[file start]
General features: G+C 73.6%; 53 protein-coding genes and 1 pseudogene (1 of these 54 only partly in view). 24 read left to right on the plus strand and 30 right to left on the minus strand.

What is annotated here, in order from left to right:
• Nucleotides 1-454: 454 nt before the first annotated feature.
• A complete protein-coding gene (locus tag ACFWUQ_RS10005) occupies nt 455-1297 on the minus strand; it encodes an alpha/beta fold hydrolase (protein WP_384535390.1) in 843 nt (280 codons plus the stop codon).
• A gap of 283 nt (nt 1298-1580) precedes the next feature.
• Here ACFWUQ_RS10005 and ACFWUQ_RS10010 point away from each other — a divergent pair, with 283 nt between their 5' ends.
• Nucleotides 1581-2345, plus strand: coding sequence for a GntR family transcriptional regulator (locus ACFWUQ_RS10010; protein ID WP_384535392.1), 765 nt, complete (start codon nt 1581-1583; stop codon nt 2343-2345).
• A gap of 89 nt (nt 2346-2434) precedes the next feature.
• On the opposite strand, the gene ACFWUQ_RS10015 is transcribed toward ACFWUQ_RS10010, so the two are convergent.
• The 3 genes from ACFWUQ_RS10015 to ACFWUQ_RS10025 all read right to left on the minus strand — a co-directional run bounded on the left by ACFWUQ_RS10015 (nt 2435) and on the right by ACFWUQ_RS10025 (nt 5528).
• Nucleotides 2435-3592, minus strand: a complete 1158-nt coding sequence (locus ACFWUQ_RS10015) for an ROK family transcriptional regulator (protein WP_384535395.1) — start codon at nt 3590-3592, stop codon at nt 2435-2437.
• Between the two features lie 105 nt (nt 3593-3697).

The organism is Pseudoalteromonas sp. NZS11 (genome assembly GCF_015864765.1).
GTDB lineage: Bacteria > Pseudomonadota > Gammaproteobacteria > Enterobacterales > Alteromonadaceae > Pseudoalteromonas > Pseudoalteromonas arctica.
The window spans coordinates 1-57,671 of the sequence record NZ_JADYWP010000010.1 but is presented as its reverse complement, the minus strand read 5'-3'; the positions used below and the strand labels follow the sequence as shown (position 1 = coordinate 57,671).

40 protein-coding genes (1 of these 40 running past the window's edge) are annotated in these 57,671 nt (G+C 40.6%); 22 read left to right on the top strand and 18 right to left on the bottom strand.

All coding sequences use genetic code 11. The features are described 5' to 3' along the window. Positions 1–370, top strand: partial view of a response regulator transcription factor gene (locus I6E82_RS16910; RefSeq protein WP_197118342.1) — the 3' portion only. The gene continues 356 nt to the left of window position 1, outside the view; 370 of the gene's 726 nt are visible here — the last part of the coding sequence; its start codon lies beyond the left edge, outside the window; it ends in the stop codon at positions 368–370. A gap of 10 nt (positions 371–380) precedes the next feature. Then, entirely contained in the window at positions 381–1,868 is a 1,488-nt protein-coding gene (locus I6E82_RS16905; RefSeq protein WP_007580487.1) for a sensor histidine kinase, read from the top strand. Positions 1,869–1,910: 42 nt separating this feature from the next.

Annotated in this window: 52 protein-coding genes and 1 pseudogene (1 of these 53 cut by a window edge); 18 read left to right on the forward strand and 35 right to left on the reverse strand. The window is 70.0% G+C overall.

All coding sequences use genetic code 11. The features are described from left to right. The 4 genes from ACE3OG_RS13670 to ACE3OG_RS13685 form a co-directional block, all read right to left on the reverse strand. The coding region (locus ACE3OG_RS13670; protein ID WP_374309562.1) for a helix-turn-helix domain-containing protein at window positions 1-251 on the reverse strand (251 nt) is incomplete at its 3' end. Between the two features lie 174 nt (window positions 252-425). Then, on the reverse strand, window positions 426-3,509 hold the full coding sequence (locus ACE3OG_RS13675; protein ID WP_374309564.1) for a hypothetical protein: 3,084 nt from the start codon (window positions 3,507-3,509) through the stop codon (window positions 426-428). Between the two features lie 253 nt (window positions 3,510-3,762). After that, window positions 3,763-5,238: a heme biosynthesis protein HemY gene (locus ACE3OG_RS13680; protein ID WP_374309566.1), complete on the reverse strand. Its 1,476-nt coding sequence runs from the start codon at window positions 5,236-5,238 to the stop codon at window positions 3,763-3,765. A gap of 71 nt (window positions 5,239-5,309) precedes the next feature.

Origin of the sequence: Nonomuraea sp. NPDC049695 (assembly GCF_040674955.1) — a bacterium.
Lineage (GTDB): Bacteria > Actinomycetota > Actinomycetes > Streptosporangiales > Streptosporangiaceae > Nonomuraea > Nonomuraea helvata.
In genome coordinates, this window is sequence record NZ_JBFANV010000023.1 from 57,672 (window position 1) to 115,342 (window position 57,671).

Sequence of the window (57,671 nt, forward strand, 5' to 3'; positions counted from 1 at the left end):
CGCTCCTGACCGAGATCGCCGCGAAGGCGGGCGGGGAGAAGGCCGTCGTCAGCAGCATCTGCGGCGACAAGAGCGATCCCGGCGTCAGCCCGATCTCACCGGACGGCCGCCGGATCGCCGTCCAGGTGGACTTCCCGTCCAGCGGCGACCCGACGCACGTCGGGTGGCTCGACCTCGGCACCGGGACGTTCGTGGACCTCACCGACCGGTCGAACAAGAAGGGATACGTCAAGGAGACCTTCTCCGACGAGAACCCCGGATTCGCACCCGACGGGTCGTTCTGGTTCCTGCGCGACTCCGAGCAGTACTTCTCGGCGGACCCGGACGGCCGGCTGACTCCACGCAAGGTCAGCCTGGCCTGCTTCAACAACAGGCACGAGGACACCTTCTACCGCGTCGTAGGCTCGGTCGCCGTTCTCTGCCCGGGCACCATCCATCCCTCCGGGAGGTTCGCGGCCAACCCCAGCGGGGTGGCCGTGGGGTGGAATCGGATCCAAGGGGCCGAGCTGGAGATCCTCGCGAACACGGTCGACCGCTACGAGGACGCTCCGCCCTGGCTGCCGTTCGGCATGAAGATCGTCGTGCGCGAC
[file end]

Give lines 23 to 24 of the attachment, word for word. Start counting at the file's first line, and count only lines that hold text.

Sequence of the window (57,671 nt, forward strand, 5' to 3'; positions counted from 1 at the left end):
CGCTCCTGACCGAGATCGCCGCGAAGGCGGGCGGGGAGAAGGCCGTCGTCAGCAGCATCTGCGGCGACAAGAGCGATCCCGGCGTCAGCCCGATCTCACCGGACGGCCGCCGGATCGCCGTCCAGGTGGACTTCCCGTCCAGCGGCGACCCGACGCACGTCGGGTGGCTCGACCTCGGCACCGGGACGTTCGTGGACCTCACCGACCGGTCGAACAAGAAGGGATACGTCAAGGAGACCTTCTCCGACGAGAACCCCGGATTCGCACCCGACGGGTCGTTCTGGTTCCTGCGCGACTCCGAGCAGTACTTCTCGGCGGACCCGGACGGCCGGCTGACTCCACGCAAGGTCAGCCTGGCCTGCTTCAACAACAGGCACGAGGACACCTTCTACCGCGTCGTAGGCTCGGTCGCCGTTCTCTGCCCGGGCACCATCCATCCCTCCGGGAGGTTCGCGGCCAACCCCAGCGGGGTGGCCGTGGGGTGGAATCGGATCCAAGGGGCCGAGCTGGAGATCCTCGCGAACACGGTCGACCGCTACGAGGACGCTCCGCCCTGGCTGCCGTTCGGCATGAAGATCGTCGTGCGCGAC